It was a long pause, and he said, “Because I want to keep our relationship positive.”
I said, “Dad, it’s not a positive relationship if you can’t talk about me as well as me talking about you.”
And he said, “You really want me to be honest?”
“Yes, I do.”
“Well, I think the work you’re doing in psychology is ruining the lives of millions of people. “
“Wow, thank you for thinking that I affect millions of people. But why ruin?” This was my attempt at humor.
He said, “Because psychology is teaching people and particularly men to do what they want to do. Becoming a real man is not doing what you want to do, Warren, it’s doing what you have to do. It is not talking about rights, it’s talking about responsibilities and obligations.”
He was really angry at me for wanting to write, and he went on, “There are only about one in 100 authors who find a publisher, and if you can’t find a publisher, you won’t find a wife.” And then I later read that Zelda said exactly that to F. Scott Fitzgerald! “I can’t marry you until I find a publisher.”
My father was born in 1910, and by 1945, he’d been through two world wars and a depression. From his perspective, he just focused on doing what he needed to do. And I said to him, “Dad, the results of your generation sacrificing so much is that you’ve helped us survive. And as a result of being able to survive more easily, we’re free to do more of what we want to do. That’s a shift that you’ve helped create for us.”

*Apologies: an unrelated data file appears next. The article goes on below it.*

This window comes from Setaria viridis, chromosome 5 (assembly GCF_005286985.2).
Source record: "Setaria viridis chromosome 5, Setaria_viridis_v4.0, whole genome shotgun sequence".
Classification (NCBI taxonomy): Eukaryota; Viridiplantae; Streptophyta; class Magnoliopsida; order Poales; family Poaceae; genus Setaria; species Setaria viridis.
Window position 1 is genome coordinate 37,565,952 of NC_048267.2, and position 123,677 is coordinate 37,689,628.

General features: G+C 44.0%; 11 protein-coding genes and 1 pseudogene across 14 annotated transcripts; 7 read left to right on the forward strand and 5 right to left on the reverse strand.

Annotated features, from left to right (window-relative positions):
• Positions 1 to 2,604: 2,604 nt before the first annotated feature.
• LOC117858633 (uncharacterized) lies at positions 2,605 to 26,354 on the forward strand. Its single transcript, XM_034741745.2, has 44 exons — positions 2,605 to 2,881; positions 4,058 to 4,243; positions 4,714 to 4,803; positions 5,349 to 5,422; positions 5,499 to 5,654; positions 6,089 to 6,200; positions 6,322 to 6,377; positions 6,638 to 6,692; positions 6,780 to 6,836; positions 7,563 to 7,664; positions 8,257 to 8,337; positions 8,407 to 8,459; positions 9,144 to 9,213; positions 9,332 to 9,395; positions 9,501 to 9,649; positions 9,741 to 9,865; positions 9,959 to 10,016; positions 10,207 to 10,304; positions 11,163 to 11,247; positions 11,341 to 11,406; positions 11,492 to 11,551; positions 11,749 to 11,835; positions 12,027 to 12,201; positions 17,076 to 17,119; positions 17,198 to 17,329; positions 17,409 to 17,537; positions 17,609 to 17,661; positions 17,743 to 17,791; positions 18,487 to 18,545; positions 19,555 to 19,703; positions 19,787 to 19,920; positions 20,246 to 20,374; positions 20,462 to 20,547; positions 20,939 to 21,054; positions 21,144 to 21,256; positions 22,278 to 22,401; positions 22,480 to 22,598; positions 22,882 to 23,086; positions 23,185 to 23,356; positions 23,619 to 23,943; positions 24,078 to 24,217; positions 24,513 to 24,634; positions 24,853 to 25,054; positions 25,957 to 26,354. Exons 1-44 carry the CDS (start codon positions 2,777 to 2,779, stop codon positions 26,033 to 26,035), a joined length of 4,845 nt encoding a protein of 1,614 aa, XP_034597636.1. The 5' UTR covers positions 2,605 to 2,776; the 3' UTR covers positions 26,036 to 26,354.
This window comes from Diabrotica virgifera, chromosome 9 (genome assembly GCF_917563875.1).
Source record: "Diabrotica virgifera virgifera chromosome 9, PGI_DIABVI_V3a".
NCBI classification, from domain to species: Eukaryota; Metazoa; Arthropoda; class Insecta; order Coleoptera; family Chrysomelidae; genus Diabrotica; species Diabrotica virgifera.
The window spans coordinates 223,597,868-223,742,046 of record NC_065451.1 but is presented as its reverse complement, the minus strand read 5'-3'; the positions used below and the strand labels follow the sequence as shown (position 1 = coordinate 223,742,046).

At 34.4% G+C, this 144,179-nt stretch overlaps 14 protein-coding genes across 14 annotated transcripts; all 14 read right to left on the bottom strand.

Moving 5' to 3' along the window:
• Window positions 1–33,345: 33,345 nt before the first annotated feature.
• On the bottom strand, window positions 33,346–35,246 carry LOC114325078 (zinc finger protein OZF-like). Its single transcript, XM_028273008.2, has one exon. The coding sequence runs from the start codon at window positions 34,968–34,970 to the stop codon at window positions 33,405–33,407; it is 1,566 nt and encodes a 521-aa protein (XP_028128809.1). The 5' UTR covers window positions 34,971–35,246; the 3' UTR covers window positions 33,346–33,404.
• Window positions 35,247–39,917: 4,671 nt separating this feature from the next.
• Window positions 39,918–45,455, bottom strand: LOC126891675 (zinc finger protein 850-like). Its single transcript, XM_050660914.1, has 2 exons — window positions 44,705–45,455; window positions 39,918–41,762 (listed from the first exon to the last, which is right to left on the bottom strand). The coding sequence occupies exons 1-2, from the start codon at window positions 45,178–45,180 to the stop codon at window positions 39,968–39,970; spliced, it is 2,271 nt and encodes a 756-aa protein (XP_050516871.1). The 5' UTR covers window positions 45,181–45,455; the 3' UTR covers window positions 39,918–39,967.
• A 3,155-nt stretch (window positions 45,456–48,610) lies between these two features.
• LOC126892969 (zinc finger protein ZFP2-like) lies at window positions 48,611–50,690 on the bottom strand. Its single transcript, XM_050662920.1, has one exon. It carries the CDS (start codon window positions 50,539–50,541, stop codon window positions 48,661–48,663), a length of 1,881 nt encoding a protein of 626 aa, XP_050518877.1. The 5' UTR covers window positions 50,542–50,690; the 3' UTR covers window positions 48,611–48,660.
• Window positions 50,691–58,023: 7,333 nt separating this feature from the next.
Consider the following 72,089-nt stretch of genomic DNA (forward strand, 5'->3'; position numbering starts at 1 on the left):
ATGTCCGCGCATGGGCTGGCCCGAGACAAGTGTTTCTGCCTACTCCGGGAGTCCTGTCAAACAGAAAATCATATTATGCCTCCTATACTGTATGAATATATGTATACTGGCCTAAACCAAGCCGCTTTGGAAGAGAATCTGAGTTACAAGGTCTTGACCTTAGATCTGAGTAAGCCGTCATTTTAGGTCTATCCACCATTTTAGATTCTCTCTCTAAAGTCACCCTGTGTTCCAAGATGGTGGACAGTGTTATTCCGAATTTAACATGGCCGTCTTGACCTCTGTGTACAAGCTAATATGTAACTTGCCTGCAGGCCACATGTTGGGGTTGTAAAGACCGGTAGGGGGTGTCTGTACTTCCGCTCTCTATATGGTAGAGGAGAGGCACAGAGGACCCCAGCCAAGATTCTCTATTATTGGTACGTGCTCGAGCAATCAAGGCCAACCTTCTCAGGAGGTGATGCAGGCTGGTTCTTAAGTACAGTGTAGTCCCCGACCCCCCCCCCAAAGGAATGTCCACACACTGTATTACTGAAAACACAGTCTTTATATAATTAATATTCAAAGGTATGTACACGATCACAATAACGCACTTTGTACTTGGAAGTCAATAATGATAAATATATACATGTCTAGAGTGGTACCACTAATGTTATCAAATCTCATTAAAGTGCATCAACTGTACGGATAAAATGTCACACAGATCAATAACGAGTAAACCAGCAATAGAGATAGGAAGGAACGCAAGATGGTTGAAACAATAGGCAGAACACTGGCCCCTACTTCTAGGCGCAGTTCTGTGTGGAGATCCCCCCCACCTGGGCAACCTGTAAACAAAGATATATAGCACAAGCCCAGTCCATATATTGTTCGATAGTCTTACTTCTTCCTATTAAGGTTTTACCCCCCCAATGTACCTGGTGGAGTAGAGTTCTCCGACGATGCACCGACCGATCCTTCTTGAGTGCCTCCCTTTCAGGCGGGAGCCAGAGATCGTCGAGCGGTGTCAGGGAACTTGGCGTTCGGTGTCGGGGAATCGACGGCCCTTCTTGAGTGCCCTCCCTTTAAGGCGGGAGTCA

And then he was able to see that he had fulfilled his obligation but also done something deeper than he had realized.
That’s a deep and beautiful story. Can you talk a little bit about the damage that dad-deprived boys do in our society?
Yes, and the brief answer is that dad-deprived boys hurt and so they hurt others.
They hurt in more than 50 different developmental areas, such as being more likely to be addicted to drugs, be addicted to video games, be addicted to opioids, to have death by opioids. They’re more likely to be depressed, more likely to withdraw into video games, more likely to have depression that morphs into suicide.
They’re more likely to have their life expectancy shortened. Their telomeres are shorter, significantly shorter, 14% on the average, when they don’t have a significant amount of father involvement by the age of 9 and a half.
These boys don’t learn the discipline of being able to do things to succeed, and so they become very angry and so we now have, since the 21st century began, 10 school shooters that have killed 10 or more people. Every single one of those is a dad deprived boy.
ISIS recruits are often boys that feel no sense of purpose through the father. And 93% of our prison population is male, and of that, about 85% to 90% are dad deprived males.
Those are extraordinary statistics. Did we see the same thing in World War II? Where there are a lot of dad-deprived boys who were drawn to totalitarianism?
Absolutely. Just like ISIS today, Hitler Youth found it much easier to recruit from the dad deprived population.
So if we don’t want a totalitarian movement in this country, we’re going to have to really focus on our parenting skills.
Yes, and here is the ironic nature of it. The political left is very much concerned that there is the possibility of this type of totalitarianism, but does not focus on dad deprivation as an issue. The political right tends to focus more on the importance of dad and the family.
Why is single parenting so hard for everyone?